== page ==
Earlier in the week, Abbi Jacobson and Ilana Glazer-the shows creators-stopped by 770 Broadway to do an interview at AOL's BUILD series, ahead of the release of their upcoming, third season. I had the pleasure of attending this taping, and can only describe the scene as frenzied. The room reached capacity at least an hour prior to the start of the interview, as people crammed into any and every available space in the studio, eager to catch a glimpse of the hilarious duo. They have inspired a large and loyal fan base that is a testament to their success and skills, as is their presence in the zeitgeist.
"Yas:" an interjection that is synonymous with the traditional "yes," but contains more enthusiasm and expresses an extreme approval or liking of that noun or thing which it relates to. Usually the word "yas" is followed by "queen," or "kween." "Yas" is a phrase that is more than just a word, it's more of a saying that is simultaneously a pop-culture reference and a rallying cry. Its usage is symbolic of the popularity that Abbi and Ilana have, and the adoration that is felt towards them by their fans. It also highlights their importance as writers and creators of content and culture, especially.
For instance, their syntax has even reached the presidential hopeful, Hillary Clinton.
In a bid to appeal to a larger millennial demographic, she has begun to adopt the lingo of the "Broad City" ladies, on social media, sell merchandise with the popular slogan emblazoned on the front, right under a Warhol-esque print of her face, and she is even going to be featured in an upcoming episode from this new season. But don't worry about feeling left out, just because Hillary is part of the club, this doesn't mean the show isn't relatable or relevant to the rest of us.
The opening scene of season three features a split-screen look at each of the main characters morning rituals, complete with peeing, pooping, plunging (the toilet), and primping-leaving little-to-nothing to the imagination. The scene is also hilarious and instantly familiar to anyone who has sung in the shower, given themselves a mirror pep-talk, etc. This scene is perfectly representative of the success and appeal of the show, which is grounded in reality. Having been labeled as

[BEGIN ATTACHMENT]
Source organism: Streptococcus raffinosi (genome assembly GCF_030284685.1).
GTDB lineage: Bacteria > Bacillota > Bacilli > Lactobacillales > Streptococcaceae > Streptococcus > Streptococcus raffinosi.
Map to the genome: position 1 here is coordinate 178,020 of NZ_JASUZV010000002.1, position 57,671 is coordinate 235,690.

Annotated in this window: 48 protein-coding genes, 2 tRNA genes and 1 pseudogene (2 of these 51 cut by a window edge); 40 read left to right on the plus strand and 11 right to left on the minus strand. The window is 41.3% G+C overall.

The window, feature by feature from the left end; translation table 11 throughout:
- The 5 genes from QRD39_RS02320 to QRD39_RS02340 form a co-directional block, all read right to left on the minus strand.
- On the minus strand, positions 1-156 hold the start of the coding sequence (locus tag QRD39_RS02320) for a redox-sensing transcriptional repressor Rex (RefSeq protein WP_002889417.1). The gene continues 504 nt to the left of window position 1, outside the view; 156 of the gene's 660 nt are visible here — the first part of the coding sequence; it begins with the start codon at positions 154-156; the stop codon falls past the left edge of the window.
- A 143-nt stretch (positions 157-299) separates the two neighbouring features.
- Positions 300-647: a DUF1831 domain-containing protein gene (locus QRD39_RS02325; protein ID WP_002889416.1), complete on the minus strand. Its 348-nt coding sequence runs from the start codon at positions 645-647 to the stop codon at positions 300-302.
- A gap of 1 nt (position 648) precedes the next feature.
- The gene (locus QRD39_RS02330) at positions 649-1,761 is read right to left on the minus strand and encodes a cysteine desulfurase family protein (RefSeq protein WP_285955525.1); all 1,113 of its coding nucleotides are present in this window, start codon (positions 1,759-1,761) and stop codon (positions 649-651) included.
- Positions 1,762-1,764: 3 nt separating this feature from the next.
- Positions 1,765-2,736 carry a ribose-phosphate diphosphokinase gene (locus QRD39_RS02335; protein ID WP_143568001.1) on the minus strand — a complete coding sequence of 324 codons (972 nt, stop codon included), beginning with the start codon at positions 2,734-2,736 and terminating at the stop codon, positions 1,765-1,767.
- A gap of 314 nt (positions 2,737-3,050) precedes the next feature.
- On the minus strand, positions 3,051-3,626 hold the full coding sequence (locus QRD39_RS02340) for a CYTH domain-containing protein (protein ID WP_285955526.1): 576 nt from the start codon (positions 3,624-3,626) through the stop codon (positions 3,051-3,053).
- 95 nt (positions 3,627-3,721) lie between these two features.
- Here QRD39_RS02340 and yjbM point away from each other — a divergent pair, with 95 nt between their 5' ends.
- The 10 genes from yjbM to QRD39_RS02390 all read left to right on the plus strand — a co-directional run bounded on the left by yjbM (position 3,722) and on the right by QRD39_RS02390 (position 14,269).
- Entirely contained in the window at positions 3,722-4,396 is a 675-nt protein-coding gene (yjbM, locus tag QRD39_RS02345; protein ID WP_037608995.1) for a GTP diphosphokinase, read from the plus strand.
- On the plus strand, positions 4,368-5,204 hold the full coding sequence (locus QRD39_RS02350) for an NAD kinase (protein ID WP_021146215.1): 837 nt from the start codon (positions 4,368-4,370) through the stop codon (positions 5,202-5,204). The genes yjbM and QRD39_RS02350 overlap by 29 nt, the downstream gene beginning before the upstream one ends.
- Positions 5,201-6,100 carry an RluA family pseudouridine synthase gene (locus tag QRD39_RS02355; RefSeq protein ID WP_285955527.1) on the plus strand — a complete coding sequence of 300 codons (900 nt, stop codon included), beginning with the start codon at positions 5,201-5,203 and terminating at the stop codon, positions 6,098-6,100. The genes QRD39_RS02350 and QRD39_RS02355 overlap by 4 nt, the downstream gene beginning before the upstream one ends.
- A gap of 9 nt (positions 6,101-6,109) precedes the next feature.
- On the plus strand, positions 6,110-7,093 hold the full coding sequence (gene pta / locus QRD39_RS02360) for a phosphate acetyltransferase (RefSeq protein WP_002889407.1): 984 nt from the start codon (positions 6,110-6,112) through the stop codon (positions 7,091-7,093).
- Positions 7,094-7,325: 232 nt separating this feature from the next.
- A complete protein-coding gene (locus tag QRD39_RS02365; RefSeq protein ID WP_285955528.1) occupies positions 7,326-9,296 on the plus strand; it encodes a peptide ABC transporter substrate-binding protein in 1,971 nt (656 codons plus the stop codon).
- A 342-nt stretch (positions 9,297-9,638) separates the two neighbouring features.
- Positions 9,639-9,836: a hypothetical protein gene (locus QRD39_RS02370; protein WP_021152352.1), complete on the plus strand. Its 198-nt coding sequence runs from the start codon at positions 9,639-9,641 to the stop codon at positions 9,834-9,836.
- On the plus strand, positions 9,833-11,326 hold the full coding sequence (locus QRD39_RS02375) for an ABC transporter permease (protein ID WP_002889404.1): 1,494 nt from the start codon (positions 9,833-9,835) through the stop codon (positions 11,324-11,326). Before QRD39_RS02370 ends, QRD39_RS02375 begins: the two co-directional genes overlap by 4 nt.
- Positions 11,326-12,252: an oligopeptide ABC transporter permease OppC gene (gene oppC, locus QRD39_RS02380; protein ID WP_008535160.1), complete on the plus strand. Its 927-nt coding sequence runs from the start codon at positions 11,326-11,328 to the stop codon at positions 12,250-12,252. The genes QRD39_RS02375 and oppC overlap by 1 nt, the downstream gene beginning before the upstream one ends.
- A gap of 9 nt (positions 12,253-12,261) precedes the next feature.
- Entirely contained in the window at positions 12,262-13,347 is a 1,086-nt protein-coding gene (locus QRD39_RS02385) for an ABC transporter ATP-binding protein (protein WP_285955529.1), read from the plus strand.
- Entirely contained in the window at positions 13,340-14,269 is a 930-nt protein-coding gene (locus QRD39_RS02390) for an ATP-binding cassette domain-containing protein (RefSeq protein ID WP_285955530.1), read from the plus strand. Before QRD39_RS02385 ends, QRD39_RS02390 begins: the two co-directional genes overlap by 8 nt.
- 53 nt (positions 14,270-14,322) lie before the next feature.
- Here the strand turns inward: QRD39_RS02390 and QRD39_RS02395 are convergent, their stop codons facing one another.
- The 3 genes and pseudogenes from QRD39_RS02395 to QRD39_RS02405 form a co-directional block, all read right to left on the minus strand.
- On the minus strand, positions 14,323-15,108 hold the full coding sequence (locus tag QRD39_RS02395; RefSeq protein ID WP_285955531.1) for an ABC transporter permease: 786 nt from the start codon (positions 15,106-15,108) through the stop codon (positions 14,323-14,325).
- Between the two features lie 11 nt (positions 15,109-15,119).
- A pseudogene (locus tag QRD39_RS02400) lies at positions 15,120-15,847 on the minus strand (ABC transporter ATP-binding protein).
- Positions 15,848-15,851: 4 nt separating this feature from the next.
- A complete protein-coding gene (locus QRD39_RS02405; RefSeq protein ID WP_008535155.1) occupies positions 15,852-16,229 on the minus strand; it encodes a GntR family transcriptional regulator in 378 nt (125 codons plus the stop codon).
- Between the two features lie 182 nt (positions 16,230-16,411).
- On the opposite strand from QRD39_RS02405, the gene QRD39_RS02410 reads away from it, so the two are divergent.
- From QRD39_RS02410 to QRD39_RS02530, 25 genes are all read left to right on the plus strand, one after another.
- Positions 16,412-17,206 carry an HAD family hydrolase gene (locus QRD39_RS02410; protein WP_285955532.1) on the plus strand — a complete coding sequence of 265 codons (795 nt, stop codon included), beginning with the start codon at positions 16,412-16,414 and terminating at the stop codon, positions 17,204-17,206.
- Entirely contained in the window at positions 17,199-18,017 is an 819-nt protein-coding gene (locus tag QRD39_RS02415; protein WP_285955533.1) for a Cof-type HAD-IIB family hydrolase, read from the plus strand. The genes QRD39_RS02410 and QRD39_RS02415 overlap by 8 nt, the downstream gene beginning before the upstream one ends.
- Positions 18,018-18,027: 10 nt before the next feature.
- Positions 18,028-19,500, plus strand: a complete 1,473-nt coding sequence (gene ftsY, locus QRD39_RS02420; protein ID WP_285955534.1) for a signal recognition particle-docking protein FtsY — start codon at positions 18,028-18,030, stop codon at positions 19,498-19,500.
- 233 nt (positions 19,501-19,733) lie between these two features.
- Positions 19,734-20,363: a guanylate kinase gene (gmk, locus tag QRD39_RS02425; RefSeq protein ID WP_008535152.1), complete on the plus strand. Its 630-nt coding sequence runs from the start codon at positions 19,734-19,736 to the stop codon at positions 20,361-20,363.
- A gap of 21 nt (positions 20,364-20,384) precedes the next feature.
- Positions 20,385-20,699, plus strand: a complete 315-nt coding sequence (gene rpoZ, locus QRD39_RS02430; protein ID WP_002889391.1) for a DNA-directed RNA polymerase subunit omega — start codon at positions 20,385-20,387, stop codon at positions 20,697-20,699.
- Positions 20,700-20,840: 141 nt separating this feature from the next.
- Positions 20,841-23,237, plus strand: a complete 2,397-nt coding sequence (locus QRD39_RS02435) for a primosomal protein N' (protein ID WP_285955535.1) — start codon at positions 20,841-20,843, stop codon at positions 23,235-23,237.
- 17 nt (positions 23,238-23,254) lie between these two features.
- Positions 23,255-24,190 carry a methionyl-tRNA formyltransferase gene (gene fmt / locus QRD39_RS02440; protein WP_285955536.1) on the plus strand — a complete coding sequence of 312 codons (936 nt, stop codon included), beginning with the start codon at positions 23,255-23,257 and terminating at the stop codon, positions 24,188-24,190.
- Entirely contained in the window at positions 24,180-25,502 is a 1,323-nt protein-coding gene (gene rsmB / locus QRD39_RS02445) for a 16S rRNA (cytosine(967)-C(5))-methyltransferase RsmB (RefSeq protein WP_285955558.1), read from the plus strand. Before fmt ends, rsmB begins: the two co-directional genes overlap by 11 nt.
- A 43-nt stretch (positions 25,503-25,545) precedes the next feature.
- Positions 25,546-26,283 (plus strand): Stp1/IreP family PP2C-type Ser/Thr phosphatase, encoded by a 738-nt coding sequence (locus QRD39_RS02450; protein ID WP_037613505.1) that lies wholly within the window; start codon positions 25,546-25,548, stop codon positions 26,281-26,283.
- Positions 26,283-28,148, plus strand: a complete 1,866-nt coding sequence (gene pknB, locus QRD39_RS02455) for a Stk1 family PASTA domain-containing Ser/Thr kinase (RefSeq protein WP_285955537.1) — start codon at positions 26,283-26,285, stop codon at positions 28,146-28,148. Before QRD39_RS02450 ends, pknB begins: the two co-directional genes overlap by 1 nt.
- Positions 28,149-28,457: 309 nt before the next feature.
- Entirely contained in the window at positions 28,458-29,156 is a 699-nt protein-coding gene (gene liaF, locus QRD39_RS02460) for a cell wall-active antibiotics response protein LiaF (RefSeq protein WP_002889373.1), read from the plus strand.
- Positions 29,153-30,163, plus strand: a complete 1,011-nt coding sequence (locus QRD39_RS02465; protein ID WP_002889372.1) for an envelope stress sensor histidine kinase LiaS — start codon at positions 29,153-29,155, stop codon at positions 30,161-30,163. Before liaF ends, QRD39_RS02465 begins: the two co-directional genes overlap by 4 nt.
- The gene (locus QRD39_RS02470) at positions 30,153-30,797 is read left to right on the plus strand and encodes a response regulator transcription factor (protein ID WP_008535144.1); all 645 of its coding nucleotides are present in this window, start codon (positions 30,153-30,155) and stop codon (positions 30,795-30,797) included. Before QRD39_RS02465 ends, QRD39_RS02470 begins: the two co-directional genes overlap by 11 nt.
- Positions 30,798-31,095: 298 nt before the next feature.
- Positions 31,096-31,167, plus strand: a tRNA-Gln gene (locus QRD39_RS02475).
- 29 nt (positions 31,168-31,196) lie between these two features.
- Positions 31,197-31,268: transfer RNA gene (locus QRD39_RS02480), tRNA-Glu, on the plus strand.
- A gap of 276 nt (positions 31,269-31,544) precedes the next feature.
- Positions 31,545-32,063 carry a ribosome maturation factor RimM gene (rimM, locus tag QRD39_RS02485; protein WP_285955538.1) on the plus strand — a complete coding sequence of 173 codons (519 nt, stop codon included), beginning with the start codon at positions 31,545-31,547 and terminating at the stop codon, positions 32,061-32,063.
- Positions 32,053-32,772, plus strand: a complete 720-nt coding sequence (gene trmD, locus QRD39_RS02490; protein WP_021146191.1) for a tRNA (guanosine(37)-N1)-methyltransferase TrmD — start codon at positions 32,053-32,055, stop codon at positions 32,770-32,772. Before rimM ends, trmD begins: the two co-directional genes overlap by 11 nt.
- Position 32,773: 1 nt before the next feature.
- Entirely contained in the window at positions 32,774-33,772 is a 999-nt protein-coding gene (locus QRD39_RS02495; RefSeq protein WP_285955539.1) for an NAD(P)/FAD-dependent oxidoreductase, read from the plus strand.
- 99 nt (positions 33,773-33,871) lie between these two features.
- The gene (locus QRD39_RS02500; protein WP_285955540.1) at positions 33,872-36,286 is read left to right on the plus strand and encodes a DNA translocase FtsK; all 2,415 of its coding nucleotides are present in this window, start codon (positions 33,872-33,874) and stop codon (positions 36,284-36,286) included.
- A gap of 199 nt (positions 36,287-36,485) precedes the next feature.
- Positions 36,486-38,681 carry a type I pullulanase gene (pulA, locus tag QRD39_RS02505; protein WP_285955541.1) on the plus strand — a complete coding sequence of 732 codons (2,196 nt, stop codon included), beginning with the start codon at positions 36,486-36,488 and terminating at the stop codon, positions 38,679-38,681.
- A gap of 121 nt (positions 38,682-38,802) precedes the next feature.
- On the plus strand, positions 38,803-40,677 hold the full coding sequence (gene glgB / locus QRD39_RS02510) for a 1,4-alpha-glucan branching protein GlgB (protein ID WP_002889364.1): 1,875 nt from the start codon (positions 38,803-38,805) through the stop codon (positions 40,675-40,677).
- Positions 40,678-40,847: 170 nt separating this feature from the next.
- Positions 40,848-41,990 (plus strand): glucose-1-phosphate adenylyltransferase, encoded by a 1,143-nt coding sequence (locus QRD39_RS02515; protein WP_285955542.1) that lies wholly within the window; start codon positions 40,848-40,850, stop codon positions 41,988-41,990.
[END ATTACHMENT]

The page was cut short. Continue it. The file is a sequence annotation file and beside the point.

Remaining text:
the "id girls" in the past, they represent the unmediated, instinctual desires of a contemporary generation-and the desires and experiences of sharing everything on social media. When watching this show, you feel like part of the group, and yearn to be with your own friends and go on similar adventures-which is entirely within the world of possibility.
In the aforementioned interview, Abbie and Ilana discuss their creative process: "The characters are completely based on us, they're just heightened versions," says Abbi. They continue: "This season contains a lot of 90's references- as a writer you cant be helped but be influenced by everything you've seen and been exposed to." The structure of the show has even followed a recognizable pattern, changing from an episodic series of fragmented vignettes, to a more continues development and progression. This too is relatable to many audience members who are trying to organize their lives and transition from a scattered existence, to a more structured lifestyle (but still spontaneous and fun). Whereas in the past, one might have been able to watch the episodes in a random order, Abbi suggests that with season three, you "watch the episodes in order."
The show sometimes deals with issues that might be particular only to New Yorkers, however, the ethos of the show is inspired in part by, and grounded in, a New York attitude and character, which can be relatable to anybody: that is, to be forward thinking, open minded, and progressive, as "any New York show would have forward thinking beliefs," says Ilana.
To return to the issue mentioned at the beginning of this article, it was brought to attention in the BUILD interview was the discussion about women's place in comedy, and how Abbi and Ilana feel as women who write and act in a comedy show. While the moderator of the interview, raised the issue, he added that he is sick of asking the question, but feels that he wouldn't be doing his job without mentioning it, which is an expectation perpetuated by society. Men often think that women are not funny, or they might think one woman or two are funny, but this is weird, or an anomaly. As a white male writing about or discussing this topic in an article such as this, like the moderator of the interview about the content these women have created, I have questions about how to respectfully handle the material. I am aware, and painfully so, that maybe I'm contributing to the problem by furthering an unnecessary discussion, which inherently might imply a counterargument. Although I strongly hope this isn't the case. And in fact, in this interview and another with writers and actors